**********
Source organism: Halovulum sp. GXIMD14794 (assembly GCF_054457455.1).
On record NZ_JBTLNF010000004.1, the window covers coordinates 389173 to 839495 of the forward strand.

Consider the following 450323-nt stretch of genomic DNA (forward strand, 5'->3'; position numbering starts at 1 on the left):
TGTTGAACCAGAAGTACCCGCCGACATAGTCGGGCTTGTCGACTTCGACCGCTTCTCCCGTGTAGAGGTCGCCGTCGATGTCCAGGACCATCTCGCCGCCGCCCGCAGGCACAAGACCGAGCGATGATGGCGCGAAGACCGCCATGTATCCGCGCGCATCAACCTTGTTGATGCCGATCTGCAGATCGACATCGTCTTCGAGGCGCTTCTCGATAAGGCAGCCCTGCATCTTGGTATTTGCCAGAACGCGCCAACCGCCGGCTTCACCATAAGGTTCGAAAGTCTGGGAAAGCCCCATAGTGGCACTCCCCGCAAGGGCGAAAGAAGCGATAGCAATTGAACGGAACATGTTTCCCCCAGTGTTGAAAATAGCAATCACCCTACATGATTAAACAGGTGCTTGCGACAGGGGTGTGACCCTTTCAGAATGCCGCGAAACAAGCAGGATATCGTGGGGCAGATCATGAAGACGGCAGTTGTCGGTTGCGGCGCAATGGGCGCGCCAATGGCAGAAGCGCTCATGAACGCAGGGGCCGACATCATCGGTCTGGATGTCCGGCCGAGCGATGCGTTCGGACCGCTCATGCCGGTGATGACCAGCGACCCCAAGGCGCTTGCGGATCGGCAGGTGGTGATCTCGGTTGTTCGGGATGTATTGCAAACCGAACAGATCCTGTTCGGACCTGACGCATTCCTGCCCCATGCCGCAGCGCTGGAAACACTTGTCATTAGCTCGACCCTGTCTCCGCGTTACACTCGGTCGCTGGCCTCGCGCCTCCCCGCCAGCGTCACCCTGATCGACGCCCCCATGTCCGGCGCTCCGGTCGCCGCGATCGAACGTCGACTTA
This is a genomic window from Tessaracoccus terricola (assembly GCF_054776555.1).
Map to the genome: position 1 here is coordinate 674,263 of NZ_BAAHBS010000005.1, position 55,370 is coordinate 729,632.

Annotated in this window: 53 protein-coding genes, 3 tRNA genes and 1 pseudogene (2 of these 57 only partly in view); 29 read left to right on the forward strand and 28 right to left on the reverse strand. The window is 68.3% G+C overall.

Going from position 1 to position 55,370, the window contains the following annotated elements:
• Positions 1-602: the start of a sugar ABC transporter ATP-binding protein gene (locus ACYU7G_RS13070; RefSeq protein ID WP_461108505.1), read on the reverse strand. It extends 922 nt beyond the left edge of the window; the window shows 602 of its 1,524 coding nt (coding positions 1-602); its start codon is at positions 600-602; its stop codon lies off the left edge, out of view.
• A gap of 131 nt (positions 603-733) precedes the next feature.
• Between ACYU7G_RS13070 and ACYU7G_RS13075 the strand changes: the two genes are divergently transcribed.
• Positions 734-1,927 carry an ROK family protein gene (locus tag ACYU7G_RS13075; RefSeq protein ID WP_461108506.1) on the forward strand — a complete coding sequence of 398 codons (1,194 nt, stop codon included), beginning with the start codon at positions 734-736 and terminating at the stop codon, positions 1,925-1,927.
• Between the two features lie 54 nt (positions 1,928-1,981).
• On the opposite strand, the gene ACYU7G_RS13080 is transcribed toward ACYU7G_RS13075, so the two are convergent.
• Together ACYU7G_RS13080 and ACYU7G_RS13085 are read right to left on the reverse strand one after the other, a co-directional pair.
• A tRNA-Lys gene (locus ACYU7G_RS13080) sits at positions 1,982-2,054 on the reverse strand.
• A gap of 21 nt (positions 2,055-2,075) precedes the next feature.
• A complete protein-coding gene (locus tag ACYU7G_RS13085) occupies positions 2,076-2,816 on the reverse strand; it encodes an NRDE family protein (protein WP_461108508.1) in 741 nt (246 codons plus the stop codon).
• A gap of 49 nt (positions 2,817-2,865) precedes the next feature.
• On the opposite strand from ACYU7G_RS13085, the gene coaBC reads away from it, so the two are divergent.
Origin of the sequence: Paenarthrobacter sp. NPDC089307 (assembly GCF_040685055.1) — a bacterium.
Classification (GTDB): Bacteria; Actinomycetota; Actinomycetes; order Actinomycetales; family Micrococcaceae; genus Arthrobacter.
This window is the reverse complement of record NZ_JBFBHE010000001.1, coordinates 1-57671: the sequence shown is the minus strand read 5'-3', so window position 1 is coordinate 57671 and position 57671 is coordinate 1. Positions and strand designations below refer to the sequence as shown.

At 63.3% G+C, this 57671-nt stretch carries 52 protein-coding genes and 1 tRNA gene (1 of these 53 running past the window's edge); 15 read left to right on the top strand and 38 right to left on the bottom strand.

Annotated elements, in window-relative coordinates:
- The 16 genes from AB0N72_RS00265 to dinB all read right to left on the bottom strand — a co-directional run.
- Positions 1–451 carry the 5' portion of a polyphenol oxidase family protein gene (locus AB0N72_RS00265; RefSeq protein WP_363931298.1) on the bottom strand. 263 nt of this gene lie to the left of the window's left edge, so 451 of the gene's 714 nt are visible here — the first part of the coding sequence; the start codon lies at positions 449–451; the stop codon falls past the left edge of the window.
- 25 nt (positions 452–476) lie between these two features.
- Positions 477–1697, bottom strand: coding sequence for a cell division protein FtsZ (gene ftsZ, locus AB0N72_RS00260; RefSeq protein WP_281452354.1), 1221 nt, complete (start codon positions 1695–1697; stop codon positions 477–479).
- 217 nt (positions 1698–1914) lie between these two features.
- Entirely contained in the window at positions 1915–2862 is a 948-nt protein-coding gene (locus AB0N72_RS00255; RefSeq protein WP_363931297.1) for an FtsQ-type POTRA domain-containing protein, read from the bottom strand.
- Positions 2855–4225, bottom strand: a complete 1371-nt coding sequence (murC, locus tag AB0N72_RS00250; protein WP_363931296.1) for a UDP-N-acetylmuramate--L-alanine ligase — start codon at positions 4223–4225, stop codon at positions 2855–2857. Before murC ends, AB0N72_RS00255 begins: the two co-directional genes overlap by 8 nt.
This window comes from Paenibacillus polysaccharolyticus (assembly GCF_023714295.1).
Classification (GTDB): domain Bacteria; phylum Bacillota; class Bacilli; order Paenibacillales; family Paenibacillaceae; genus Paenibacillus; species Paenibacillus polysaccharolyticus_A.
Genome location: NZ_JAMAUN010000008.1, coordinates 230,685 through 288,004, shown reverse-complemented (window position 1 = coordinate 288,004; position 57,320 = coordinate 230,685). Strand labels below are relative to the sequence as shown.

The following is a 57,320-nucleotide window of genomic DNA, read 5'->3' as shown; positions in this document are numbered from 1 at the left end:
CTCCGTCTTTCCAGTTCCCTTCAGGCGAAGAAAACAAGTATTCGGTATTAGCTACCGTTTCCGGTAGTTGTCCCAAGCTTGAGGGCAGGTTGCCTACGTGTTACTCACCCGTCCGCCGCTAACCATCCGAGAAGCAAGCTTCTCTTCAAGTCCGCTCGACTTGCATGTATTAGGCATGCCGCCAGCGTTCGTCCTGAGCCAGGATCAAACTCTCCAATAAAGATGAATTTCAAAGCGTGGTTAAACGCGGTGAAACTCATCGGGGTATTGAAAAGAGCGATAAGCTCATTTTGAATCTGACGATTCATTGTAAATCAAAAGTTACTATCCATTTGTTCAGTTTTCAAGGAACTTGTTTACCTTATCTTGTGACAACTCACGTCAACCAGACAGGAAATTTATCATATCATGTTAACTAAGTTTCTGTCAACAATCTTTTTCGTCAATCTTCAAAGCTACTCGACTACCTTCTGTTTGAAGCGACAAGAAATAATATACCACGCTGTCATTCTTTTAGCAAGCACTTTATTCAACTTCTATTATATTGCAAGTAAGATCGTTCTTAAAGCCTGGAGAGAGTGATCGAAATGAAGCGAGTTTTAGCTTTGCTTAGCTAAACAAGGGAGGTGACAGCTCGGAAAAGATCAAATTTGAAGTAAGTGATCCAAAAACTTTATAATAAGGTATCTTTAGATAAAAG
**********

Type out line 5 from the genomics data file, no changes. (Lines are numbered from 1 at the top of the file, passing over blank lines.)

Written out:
This is a genomic window from Tessaracoccus terricola (assembly GCF_054776555.1).